How do you develop the Courageous Habit?

Aristotle's Head

“Aristotle” by Nick in exsilio is licensed under CC BY-NC-SA 2.0

We are what we repeatedly do. Excellence, then, is not an act, but a habit.— Aristotle/Durant

The above quote is usually mis-attributed to Aristotle, but it seems that Durant in the ‘Story of Philosophy’ summarised some of Aristotle’s maxims with that sentence. I am going to go a little further and re-appropriate this quote:

We are what we repeatedly do. Courage, then, is not an act, but a habit.

 

The Importance of Forming the Courageous Habit

Do you know if you will be courageous and do what is necessary while controlling your fear in the face of challenges? Needless to say, we do not need courage when things are going well, but rather when faced with challenging or dangerous situations. In my research on how courageous followers stand up to destructive leadership, I refer to the Courageous Habit as ‘intensifying’ and define it as:

Making multiple persistent attempts, using varying avenues to influence the status quo, even when faced with repeated setbacks.—de Sales
(I promise not to quote myself again… at least in this article)

Let’s unpack the above definition with regard to repeatedly doing something: (1) making multiple persistent attempts; (2) using varying avenues and (3) facing repeated setbacks. I assert that Intensifying is a necessary condition to shift the power balance against destructive leadership. Thus, if we want to make a positive change or combat fears and challenges in our lives or society, we need to form the Courageous Habit.

Research shows, time and time again, that individuals who showed courageous behaviour from both leadership and followership positions did not mysteriously ‘have’ courage that miraculously came to them in a time of need. Instead, they had practiced it repeatedly in everyday situations when no one was looking.

How do we develop the Courageous Habit?

Individuals who become leaders develop courage and practice it when they are in follower roles. It’s just that we romanticise leadership so much that we underestimate the work that those people did when they were still followers—Courageous Followers!

Let’s look at the definition of these two words. ‘Courage’ as defined by the Cambridge Dictionary is the ability to control your fear in a dangerous or difficult situation; and ‘habit’ is something that you do often and regularly, sometimes without knowing that you are doing it. In essence, we need to develop the skill to control our fears often and regularly, to the point where we can do it subconsciously.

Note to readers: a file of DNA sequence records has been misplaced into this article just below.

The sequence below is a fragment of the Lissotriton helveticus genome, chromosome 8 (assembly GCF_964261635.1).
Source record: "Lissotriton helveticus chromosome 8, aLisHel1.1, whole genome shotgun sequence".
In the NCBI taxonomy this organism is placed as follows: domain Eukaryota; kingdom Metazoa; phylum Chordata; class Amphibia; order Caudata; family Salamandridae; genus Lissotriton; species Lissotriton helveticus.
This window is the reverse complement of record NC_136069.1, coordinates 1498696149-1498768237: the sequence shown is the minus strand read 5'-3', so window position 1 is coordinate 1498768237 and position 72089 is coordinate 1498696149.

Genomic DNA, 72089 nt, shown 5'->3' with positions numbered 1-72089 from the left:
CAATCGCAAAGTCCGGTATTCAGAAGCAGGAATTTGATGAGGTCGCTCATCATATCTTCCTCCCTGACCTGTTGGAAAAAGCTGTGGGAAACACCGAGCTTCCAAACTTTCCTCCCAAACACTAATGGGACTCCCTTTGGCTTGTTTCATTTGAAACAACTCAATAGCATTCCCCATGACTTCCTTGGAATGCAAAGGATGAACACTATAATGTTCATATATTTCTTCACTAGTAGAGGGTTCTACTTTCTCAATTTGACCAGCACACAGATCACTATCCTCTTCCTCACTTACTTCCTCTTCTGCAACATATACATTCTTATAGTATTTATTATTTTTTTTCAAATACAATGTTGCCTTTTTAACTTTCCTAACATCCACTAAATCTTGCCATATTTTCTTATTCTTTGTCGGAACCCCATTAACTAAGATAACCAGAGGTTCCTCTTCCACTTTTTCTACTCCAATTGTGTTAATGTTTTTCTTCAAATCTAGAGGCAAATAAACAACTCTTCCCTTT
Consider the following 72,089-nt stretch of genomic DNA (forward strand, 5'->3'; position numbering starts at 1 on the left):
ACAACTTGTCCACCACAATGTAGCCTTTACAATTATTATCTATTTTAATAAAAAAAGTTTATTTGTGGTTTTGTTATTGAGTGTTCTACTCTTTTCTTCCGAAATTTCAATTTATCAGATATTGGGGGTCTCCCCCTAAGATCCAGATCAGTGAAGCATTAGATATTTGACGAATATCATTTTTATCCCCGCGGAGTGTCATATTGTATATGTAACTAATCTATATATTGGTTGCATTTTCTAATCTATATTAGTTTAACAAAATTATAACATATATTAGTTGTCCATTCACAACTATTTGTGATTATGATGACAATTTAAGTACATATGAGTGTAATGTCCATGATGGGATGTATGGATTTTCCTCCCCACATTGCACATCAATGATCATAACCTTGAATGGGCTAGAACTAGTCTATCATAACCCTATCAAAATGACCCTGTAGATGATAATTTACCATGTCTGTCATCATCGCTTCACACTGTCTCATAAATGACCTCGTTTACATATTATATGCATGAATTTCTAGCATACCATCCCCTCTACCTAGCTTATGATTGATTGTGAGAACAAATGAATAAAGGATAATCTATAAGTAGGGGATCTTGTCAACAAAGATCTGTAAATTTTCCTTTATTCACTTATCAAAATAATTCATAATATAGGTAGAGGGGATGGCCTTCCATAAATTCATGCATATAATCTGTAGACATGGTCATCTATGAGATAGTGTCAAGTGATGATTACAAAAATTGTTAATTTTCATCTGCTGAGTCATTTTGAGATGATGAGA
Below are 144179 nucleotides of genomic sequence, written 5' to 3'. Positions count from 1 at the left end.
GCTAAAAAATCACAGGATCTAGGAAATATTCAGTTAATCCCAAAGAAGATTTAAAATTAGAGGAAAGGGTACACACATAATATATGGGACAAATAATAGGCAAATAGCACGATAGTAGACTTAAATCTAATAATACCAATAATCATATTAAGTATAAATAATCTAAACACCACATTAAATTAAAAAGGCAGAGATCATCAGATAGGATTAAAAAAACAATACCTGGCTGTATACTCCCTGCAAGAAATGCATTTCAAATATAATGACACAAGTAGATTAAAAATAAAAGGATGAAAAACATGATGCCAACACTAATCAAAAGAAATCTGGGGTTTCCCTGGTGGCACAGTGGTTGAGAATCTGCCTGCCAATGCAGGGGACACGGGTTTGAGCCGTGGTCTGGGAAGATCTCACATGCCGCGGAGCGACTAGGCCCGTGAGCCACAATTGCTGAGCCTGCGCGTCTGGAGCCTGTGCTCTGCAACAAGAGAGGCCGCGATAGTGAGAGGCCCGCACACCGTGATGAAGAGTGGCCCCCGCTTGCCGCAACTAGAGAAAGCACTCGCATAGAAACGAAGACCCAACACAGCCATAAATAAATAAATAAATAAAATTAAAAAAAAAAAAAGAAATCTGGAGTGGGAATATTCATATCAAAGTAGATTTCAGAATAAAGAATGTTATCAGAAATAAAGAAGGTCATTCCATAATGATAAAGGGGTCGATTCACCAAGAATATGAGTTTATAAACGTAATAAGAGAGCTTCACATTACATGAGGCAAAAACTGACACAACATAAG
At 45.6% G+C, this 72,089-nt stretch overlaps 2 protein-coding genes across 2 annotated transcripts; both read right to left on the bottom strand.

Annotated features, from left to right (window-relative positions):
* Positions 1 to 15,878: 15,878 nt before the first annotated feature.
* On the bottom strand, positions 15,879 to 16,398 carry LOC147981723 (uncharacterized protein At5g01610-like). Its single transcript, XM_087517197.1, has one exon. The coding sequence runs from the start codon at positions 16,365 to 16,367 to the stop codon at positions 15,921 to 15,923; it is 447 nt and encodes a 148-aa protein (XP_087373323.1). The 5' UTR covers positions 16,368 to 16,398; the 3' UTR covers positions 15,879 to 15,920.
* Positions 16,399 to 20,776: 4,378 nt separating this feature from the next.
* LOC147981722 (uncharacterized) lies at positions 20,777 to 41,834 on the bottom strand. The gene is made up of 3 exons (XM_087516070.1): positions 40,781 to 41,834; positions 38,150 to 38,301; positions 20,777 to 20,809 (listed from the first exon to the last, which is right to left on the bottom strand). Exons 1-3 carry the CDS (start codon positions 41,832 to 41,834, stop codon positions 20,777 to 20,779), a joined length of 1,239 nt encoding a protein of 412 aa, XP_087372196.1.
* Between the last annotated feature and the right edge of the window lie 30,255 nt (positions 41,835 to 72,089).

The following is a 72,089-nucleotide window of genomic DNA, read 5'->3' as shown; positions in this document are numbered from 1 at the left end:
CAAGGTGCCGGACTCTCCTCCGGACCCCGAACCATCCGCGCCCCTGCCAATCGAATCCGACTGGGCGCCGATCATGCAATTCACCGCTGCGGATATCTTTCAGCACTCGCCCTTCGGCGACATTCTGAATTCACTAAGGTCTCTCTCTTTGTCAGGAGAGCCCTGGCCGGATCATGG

A lion eating raw meat

“lion” by Mathias Appel is marked with CC0 1.0

To build the Courageous Habit, I am not saying that we should scale the wall of a lion enclosure or jump into shark-infested waters. But I think that most of us have at least one small fear or insecurity (maybe one hundred) that we can tackle regularly. This could include FOMO or FOGO and everything in between.

Personally, I have found that the greatest experiences in my life have been on the other side of FEAR, by being COURAGEOUS. If you have gotten this far, I will share with you that right now, I am being courageous by trying something new and exposing my writing publicly. This is my very first blog article (yes, two dissertations, but no blogs). If you do not think that writing this blog article is courageous, let me practice courage again by revealing my ignorance to you—the fear of being ignorant. I must confess now, that until writing this blog post, I have regularly mis-attributed the first quote to Aristotle. It was in trying to be thorough, and in not wanting to revel in my ignorance, I did some research and found the original book that corrected my erroneous knowledge regarding the origins of the quote!

Courage, as you can see, is not an esoteric or mystical character trait, but rather an act that we can develop into a habit! Now it’s your turn. What have you done (or what do you intend to do?) to help you build your Courageous Habit? I would love to hear from you in the comments below. Finally, if you are still not convinced that you need to be courageous, I will leave with another quote attributed to that ancient philosopher.

Courage is the first of human qualities because it is the quality which guarantees the others.—Aristotle

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2 Responses

  1. Oh yes indeed, being vulnerable takes courage. Being courageous is confronting fear. Building Courageous Habits is delayed when we spend time pondering over the possibility of negative outcomes. I mean like, take for an example being confronted by a toxic leader. Fear of doing what’s right or speaking up for what’s right can be paralyzing; especially when you know that the backlash is comparable to being stung by a bee. Do it anyway! Do it because the benefits outweigh the fear. Do it because if you’re speaking truth to power, then be about it and use your power as a follower for progress. These experiences, though painful, build character and develop Courageous Habits. So, while you think everyone is looking at the remnants from the bee sting, what they really see is your denial to be a minion at all costs. Building Courageous Habits signals your strength in continuing ethical and fair practices, thereby influencing the status quo.

    • Fantastic Wendy! I love the ‘bee sting’ analogy, because while it can hurt in the short-term, it will go away. The Courageous Habit is formed in the small moments, so when we are greeted by the big moments we know we have what it takes!

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